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Islamic State terror leader killed in US military raid, says Trump

Abu Bakr al-Baghdadi blew himself up, but tests confirm it's him, says news report citing unnamed US military official

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The site in Idlib province, Syria, after the raid. The attack appeared to involve cooperation from various forces in the region, among them Iraq and the Kurdish-led Syrian Defense Forces.

Washington

PRESIDENT Donald Trump said Abu Bakr al-Baghdadi is dead after a US military raid in northern Syria that left the Islamic State leader "in utter fear, in total panic and dread" in his final moments.

"Last night the United States brought the world's number one terrorist to justice," Mr Trump said in an announcement in the Diplomatic Reception Room at the White House.

No US personnel were lost in the operation, while a large number of al-Baghdadi's fighters or companions were killed with him, the president said.

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Al-Baghdadi's body was mutilated after he detonated a suicide vest, but DNA test results provided a positive identification, Mr Trump said.

Al-Baghdadi was the highest-ranking terrorist leader killed or captured since Osama bin Laden was killed in 2011 during the Obama administration. The operations by US Special Forces focused on the north-western province of Idlib, according to one of the people, who asked not to be identified discussing the matter. The US confirmed with biometric tests that al-Baghdadi was killed, Fox News reported, citing an unidentified US military official.

The operation was built on CIA planning, a person familiar with the matter said.

Previous reports that al-Baghdadi had been killed proved to be premature. In April, Islamic State released a video of a man the militant group identified as al-Baghdadi, in what would have been his first appearance in five years. The video was released a month after the militants were driven out of their last stronghold in Syria.

The US operation in Syria appeared to involve cooperation from various forces in the region. Iraq provided "precise information" to coalition forces that "contributed to reaching the terrorist al-Baghdadi and killing him," the state-run Iraqi News Agency reported, citing an intelligence official it didn't identify.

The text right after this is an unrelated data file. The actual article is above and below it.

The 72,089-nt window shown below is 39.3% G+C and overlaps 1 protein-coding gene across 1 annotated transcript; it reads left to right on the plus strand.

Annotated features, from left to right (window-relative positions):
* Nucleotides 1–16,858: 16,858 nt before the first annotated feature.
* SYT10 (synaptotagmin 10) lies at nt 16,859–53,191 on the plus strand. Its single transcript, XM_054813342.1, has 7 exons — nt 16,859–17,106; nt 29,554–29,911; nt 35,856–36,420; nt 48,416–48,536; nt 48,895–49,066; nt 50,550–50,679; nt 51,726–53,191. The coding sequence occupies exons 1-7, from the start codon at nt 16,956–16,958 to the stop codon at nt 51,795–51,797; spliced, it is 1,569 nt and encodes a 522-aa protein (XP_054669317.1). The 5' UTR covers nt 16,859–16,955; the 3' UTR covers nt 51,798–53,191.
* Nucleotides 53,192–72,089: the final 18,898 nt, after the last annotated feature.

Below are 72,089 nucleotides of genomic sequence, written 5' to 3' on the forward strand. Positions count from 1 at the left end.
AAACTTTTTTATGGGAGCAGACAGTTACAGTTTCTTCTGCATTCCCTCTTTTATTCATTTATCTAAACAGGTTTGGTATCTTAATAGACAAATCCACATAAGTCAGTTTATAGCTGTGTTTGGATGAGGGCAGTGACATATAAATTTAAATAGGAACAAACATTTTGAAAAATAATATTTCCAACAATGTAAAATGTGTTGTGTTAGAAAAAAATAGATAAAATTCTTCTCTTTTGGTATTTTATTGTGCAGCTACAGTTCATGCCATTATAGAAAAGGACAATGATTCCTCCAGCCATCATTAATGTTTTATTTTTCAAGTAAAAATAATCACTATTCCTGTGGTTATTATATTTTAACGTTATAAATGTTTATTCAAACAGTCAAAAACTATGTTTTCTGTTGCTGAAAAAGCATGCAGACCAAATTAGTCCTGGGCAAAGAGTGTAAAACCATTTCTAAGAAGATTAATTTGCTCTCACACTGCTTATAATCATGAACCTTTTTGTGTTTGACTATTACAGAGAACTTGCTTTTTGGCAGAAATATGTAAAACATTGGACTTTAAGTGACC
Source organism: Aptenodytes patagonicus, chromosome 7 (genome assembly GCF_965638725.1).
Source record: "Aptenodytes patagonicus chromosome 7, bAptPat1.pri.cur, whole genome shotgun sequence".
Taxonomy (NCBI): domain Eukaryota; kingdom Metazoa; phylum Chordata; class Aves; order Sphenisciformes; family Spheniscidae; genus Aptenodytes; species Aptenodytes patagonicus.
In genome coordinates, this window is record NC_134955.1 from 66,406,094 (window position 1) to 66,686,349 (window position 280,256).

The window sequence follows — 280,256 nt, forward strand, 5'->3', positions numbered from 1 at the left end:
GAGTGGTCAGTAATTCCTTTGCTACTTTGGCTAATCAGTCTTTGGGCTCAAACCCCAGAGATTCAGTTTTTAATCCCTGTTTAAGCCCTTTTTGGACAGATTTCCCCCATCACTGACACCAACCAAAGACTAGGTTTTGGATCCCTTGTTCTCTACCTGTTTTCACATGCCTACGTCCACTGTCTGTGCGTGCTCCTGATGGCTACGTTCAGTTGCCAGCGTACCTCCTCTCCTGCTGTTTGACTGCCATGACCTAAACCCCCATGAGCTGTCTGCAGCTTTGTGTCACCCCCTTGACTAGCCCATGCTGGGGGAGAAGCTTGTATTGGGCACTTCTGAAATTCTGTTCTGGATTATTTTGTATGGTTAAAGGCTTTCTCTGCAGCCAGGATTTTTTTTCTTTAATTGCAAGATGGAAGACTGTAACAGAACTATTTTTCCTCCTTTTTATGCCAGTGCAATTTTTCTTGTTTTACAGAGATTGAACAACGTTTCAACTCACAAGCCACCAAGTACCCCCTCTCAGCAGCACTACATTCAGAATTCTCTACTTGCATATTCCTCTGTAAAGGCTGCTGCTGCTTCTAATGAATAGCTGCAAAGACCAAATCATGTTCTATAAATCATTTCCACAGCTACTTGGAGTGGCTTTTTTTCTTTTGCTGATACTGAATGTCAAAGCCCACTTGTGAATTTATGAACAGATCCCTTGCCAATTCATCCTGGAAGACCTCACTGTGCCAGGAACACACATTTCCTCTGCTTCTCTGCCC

The US also informed Turkey before the raid, with a senior Turkish official saying that al-Baghdadi had arrived at the Idlib location 48 hours before the strike. The official wouldn't confirm whether Turkey had shared intelligence with the US to facilitate the operation.

The death of al-Baghdadi would be a boost to Mr Trump, who's faced bipartisan criticism after his Oct 6 announcement that he would pull US forces back in the face of a Turkish military offensive in northern Syria.

The move prompted even Republican supporters of Trump to say he was abandoning Kurdish allies of the US who had helped defeat Islamic State's "caliphate". The Kurdish-led Syrian Defense Forces, who led the fight against Islamic State on the ground in Syria, said they were involved in the "successful and effective operation," and will keep working with global partners in the fight against the terror organization, according to a tweet by SDF spokesman Mustafa Bali.

Idlib province, where the raid was conducted, is not in the region where US forces were based or withdrew from following Mr Trump's decision. Instead, it has been a refuge for Islamist forces, many with links to al-Qaeda, that had held off efforts by Syrian President Bashar al-Assad's military to retake the region.

It has increasingly become the focus of Syria's efforts, backed by Russia, to secure control over the country after more than eight years of civil war. BLOOMBERG